Nantucket Sound

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Review of the State and Federal Marine Protection of the Biological Resources of Nantucket Sound

Executive Summary

Mature gray seals battling at breeding time.

Mature gray seals battling at breeding time.

On October 22, 2002, the Provincetown Center for Coastal Studies (CCS) was asked by U.S. Representative William Delahunt (MA-10th District) for an assessment of the biological resources and environmental protection of the state and federal waters of Nantucket Sound. In response to this request, PCCS prepared the following document, detailing the biological significance of the species contained therein, as well as a review of pertinent existing and proposed state and federal protection of these waters. The purpose of this review is to gather existing facts regarding the biodiversity and ecological significance of the region and to highlight areas where additional study may be necessary.

Nantucket Sound contains significant ecological, commercial and recreational resources that have been at the heart of several past nominations for enhanced environmental protection and conservation policies within the region. The biological diversity and unique habitat areas of Nantucket Sound led the Commonwealth of Massachusetts to nominate the area for National Marine Sanctuary status in a 1980. The resources of Nantucket Sound were again deemed worthy of consideration for National Marine Sanctuary status by the resource evaluation committee appointed by the National Marine Sanctuary Program in 1983. These resources are equally significant today. Nantucket Sound is a recognized habitat for many state and federally protected species, including roseate terns, piping plovers, leatherback sea turtles, loggerhead sea turtles, Kemp’s Ridley sea turtles, and grey seals.

Our review uncovered several localized studies and species-specific biological surveys throughout published literature, unpublished reports and on-going data collection. While of intrinsic value, these studies have not addressed management mechanisms for integrating and coordinating environmental management for resident or migratory species that rely on the Sound. As a result, much of the available information considers only pieces of an ecological whole, resulting in fragmented understanding of dynamic ecosystem processes and species interactions.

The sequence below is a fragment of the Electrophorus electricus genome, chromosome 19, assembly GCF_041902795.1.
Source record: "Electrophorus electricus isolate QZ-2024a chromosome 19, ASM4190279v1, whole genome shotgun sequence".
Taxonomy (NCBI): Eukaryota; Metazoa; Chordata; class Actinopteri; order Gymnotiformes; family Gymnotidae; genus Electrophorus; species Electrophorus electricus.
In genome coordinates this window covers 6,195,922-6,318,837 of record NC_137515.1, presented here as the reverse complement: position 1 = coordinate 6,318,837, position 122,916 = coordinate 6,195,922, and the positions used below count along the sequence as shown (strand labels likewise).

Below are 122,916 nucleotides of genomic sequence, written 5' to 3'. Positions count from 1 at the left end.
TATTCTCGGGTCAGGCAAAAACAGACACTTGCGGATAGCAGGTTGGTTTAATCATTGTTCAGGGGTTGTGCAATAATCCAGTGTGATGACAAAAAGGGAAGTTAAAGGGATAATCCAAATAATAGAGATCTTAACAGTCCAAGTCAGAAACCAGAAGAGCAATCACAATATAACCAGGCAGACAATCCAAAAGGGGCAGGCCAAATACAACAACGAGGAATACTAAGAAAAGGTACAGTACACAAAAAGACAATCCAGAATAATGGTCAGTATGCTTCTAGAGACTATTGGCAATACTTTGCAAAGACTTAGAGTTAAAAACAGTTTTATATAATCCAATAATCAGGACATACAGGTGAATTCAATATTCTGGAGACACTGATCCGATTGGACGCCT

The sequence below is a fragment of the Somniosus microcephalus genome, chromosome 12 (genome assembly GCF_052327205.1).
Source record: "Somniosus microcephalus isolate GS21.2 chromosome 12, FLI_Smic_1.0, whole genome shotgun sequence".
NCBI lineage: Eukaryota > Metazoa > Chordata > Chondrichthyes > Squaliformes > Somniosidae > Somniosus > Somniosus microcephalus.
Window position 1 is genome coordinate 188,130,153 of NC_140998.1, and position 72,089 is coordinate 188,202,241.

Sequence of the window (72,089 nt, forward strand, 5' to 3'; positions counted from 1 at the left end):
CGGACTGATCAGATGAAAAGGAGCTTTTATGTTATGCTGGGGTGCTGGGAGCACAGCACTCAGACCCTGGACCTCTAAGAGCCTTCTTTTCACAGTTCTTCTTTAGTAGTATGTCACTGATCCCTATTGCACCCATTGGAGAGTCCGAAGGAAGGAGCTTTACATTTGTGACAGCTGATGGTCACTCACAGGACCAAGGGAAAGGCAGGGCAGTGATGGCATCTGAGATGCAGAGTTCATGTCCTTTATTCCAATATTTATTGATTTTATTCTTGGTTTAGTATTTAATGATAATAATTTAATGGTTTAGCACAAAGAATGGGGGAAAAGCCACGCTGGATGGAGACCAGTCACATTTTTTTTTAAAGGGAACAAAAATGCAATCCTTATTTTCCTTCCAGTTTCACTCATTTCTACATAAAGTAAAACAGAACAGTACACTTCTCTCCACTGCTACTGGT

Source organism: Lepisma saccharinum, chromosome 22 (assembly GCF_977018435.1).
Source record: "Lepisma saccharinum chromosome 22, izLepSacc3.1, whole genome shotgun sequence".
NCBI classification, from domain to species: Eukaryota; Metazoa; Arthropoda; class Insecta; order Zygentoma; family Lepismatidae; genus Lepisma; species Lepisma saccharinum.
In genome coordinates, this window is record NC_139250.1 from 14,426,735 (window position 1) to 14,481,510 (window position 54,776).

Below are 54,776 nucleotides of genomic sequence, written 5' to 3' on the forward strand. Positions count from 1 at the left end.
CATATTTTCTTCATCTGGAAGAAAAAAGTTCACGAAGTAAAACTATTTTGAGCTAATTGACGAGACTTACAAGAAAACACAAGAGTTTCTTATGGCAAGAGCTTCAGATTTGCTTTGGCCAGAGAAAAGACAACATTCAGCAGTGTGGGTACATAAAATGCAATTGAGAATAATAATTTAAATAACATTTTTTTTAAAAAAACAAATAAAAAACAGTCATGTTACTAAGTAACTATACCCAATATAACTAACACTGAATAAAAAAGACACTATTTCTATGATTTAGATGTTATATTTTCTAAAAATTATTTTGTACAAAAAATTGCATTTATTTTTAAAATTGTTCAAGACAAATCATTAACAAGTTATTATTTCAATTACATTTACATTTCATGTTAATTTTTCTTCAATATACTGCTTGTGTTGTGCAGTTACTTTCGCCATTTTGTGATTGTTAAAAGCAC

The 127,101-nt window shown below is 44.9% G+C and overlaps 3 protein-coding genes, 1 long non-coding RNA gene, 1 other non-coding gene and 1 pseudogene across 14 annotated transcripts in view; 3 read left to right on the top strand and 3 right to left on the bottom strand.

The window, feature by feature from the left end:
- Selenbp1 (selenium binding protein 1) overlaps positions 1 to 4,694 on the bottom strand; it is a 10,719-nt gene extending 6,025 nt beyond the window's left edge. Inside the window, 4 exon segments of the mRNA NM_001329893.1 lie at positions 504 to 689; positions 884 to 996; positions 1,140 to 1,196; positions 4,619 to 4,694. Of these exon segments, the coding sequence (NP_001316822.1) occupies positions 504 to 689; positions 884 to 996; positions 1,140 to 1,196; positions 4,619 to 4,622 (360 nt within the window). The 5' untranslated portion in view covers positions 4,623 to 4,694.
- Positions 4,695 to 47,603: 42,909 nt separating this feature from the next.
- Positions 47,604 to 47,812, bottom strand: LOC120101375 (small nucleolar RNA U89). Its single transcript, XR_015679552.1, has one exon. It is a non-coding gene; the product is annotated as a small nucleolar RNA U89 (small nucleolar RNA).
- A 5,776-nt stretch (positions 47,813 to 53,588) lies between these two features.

Current management focuses upon ecologically arbitrary divisions of a contiguous coastal resource, resulting from overlapping state and federal jurisdiction of these waters. Past state and federal nominations to protect these waters as a national marine sanctuary suggest the inherent ecological, commercial, and recreational values of Nantucket Sound. PCCS recommends a multidisciplinary task force study of the Nantucket Sound bio-geographical region to assess the existing habitat, species utilization’s, and commercial and recreational values of the area in order to facilitate consistent environmental management and conservation of protected marine resources. The existing data collected by state, federal, and private agencies will greatly facilitate such a study by providing a base for designing a broad study of the entire system. Development of comprehensive ecosystem management begins with thorough, scientific evaluation of the resources and processes of the entire system designed to support a unified environmental policy for the continued use, study and protection of this valuable coastal resource.

Read full report – Adobe PDF Format (900 KB)
Review of the State and Federal Marine Protection of the Biological Resources of Nantucket Sound

Nantucket Sound


Center for Coastal Studies
Chase-Miller Forum
Friday, November 22, 2013, 9:30 am – 1:30 pm
Bay State Room
Massachusetts Maritime Academy

Shifting Coasts – Planning and Action in a Changing Environment

9:00- 9:30: Sign- in and Refreshments
9:30: Welcome and Opening Remarks
Pat Hughes, Marine Policy Director, Center for Coastal Studies

Keynote Address: Land-use Planning in the Dynamic Coastal Zone- an Overview of Challenges posed by a Changing Coastal Environment
Chad McGuire, Associate Professor of Environmental Policy, UMass Dartmouth

Assessing Vulnerability and Raising Local Awareness of Risks from Storms, Changing Shorelines and Sea Level Rise in Buzzards Bay
Joe Costa, PhD., Executive Director, Buzzards Bay National Estuary Program, MCZM

Encouraging Construction and Re-Construction of Storm- resistant Buildings through Financial Incentives and a Zoning Overlay District, Hull
Anne Herbst, Conservation Administrator and Robert Fultz, Director of Planning and Community Development

11:00-11:15 Break

Implementation of an Innovative Tool for Cape and Island towns -the District of Critical Planning Concern (DCPC) – to protect the Black Point/Great Sippewissett Marsh, Falmouth
Jennifer McKay, Conservation Administrator and Elizabeth Gladfelter, Chairman, Conservation Commission

Economic Incentives for Addressing Coastal Change- the National Flood Insurance Program’s Community Rating System (CRS)
Ryan Bennett, Cape Cod Commission Energy and Hazard Mitigation Specialist and Susan Leven, Brewster Town Planner

Closing Comments: Lessons Learned & Next Steps
Chad McGuire, Associate Professor of Environmental Policy, UMass Dartmouth

Informal discussion and lunch buffet

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